Olivia Chow on Metro Morning: Toronto 'needs a new mayor'

Olivia Chow kicked off Metro Morning's week-long interview series of mayoralty candidates Monday, saying Toronto "needs a new mayor."

Former MP says scrapping Scarborough subway extension would save $1 billion

Olivia Chow tells Metro Morning that Toronto needs a new mayor. 9:55

Olivia Chow kicked off this week's Metro Morning interview series of mayoralty candidates Monday, saying Toronto "needs a new mayor" while vowing to go back to an above-ground transit line in Scarborough.

Every day this week at 7:40 a.m., Metro Morning will interview a different mayoralty candidate (see schedule below). Those in the Toronto listening area can hear the interviews on 99.1 FM. You can also watch live video of each interview at

In her interview with host Matt Galloway, the former NDP MP said council's decision to opt for a subway line into Scarborough, instead of light rail, was the wrong decision.  

"Scarborough residents deserve something four years faster, four more stops and a billion dollars less," said Chow. "Had [the Scarborough light rail line] not been cancelled, the Scarborough residents by next year ... would have a new, improved better service."

Chow said by opting for cheaper light rail in Scarborough, the city could direct the money elsewhere. The light rail option was entirely funded with money from the province while going with subway along the route will require a 1.6 per cent property tax increase to pay for a 30-year loan.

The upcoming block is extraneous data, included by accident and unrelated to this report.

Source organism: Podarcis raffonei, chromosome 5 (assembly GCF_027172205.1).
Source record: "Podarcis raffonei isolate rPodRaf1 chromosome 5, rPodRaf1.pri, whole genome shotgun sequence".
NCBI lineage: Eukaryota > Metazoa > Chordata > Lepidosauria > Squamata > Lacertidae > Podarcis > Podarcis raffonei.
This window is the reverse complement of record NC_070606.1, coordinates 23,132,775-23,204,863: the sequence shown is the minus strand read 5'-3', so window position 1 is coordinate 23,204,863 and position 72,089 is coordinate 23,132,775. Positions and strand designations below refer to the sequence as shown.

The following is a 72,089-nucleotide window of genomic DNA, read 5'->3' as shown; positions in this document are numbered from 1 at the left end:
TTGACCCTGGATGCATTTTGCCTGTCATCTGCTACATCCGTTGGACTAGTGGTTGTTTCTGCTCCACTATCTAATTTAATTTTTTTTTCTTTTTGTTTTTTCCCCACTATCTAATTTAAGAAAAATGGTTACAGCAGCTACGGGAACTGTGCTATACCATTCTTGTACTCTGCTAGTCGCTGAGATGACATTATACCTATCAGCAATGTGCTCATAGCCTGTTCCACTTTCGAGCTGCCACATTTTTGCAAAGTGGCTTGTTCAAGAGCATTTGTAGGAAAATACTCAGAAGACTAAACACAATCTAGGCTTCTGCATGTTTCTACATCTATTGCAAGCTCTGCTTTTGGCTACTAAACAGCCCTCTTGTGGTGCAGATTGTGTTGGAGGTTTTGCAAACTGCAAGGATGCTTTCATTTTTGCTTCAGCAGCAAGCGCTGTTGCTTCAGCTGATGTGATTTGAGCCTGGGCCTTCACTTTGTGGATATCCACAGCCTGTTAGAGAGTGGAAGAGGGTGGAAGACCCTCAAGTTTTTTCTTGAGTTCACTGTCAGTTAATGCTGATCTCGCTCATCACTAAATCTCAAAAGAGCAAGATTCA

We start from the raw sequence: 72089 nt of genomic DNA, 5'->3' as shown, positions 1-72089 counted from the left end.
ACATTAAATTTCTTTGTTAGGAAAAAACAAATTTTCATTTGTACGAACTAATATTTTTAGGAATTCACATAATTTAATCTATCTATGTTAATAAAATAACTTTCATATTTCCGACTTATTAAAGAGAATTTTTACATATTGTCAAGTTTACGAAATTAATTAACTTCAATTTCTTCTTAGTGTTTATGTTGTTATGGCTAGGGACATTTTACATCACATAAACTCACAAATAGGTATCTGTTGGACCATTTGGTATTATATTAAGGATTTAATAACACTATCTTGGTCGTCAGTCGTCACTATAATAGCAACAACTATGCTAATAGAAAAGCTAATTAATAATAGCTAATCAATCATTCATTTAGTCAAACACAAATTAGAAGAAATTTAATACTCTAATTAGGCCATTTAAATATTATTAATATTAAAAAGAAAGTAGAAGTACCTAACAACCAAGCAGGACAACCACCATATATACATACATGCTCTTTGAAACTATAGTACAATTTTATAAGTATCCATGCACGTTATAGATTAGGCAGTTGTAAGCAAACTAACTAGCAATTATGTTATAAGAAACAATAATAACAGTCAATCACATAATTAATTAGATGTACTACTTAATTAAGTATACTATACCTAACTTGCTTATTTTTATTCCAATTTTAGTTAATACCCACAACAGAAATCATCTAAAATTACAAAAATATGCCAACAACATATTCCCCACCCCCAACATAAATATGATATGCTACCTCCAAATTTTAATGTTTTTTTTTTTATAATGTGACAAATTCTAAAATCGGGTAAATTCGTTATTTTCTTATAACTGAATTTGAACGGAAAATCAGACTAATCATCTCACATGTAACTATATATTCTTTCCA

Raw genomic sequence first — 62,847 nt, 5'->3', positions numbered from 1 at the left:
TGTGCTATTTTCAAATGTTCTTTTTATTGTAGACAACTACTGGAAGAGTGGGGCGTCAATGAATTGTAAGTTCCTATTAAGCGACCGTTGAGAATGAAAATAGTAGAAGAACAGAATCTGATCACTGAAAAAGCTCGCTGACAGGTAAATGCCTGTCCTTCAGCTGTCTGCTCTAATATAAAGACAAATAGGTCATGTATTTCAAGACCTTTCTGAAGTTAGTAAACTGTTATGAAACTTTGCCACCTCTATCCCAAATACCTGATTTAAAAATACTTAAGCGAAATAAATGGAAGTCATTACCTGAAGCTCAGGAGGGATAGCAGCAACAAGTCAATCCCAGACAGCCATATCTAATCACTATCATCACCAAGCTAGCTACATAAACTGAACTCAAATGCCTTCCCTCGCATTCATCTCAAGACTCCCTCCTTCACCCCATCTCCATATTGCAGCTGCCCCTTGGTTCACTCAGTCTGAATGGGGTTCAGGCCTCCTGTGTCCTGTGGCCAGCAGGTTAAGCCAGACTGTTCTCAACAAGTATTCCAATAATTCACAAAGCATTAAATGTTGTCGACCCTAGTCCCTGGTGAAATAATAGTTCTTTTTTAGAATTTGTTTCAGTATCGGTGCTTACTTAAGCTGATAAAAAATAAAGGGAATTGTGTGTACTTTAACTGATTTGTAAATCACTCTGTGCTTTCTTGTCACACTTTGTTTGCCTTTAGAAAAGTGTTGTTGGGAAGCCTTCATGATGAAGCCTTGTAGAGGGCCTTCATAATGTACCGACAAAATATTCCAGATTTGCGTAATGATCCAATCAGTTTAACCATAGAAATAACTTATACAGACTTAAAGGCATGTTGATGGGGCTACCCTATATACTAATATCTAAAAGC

"By [scrapping the subway extension], we are saving $1 billion," she said. "That is a whole lot of money. That would give us the fiscal room to build that relief line, to build better bus services … to fix the housing that is falling apart at TCHC."

Galloway pressed Chow on this, asking her if revisiting the Scarborough transit issue would only push back a decision that has already been repeatedly delayed by political infighting.

"There's a right decision and a wrong decision," said Chow. "By [council making] a wrong decision, the residents in Scarborough will have to wait eight more years before they actually see improvements to their transit service.

"We need to take politics out of transit planning. Experts said very clearly that building an above-ground rail service is better. We can get shovels in the ground next year."

Galloway also asked Chow, a former Toronto city councillor, how the city can make available more affordable housing. He spoke about a fire last week that killed two people in Kensington Market in a building officials have described as a rooming house.

"We know that 168,000 people are waiting for affordable housing," said Chow. "It's desperate. I've been pushing the federal government to build more affordable housing. We need to root out all the illegal rooming houses and get better inspections. We can work with different levels of government."

Chow also repeated her promise to hold property tax increases in line with inflation.

"I grew up in a struggling immigrant family," she said. "I know the value of every nickel. We won't spend money that we don't have. I will hold property tax in line with inflation."

Metro Morning will continue to interview candidates in the race this week, the schedule is: